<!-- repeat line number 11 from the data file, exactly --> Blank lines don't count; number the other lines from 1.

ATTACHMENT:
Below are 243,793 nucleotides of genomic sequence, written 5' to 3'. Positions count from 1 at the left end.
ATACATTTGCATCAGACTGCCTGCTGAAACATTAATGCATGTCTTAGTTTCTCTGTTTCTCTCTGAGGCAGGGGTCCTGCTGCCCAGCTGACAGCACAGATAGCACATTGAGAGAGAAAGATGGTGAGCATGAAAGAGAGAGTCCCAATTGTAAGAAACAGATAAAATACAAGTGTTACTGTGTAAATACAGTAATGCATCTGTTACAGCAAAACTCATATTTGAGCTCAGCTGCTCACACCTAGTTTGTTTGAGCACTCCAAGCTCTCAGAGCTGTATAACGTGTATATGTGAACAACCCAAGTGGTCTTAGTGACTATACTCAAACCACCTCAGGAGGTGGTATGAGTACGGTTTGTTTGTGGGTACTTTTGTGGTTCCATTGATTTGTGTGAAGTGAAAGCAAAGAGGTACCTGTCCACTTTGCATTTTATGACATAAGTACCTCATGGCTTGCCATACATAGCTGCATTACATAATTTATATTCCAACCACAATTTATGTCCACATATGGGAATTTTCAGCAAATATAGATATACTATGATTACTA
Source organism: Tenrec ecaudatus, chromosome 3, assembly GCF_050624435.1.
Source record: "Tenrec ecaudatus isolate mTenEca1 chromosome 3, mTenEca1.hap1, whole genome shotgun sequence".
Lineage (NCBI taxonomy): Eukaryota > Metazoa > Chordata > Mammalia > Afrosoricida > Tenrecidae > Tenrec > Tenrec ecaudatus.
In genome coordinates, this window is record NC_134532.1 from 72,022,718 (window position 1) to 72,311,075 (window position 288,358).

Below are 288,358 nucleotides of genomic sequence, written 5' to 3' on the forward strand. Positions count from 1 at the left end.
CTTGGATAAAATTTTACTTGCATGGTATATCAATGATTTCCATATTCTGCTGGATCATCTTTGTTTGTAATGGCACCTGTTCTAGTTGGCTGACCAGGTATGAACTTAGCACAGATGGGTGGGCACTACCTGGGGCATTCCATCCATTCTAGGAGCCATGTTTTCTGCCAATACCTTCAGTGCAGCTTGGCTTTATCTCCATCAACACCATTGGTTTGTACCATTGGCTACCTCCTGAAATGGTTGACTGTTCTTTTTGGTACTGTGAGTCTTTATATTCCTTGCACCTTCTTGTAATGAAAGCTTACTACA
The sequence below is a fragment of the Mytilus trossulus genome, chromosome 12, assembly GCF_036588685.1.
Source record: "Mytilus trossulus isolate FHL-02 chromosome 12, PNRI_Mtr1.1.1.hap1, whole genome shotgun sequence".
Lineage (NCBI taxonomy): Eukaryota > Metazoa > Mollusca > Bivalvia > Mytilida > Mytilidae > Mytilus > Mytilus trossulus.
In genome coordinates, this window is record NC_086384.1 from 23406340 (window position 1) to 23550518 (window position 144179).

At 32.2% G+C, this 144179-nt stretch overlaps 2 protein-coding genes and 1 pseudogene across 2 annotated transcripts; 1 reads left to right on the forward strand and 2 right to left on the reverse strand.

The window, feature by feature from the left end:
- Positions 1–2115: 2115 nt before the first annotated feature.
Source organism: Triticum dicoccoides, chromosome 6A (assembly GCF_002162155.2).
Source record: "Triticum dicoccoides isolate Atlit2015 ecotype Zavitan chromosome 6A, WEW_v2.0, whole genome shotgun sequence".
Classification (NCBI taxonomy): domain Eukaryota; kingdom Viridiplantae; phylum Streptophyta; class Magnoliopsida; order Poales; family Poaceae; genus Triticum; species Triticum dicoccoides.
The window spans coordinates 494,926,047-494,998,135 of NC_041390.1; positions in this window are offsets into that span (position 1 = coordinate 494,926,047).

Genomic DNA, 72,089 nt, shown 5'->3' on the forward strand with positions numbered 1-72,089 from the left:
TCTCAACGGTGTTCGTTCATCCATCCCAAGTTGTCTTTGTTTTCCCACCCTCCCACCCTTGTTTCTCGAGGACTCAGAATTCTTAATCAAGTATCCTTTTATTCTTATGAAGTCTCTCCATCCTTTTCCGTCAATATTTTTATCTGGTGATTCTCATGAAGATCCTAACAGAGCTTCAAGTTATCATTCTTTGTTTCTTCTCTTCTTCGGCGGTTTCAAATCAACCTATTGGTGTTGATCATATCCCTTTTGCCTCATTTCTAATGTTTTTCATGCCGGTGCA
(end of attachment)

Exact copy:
Lineage (NCBI taxonomy): Eukaryota > Metazoa > Mollusca > Bivalvia > Mytilida > Mytilidae > Mytilus > Mytilus trossulus.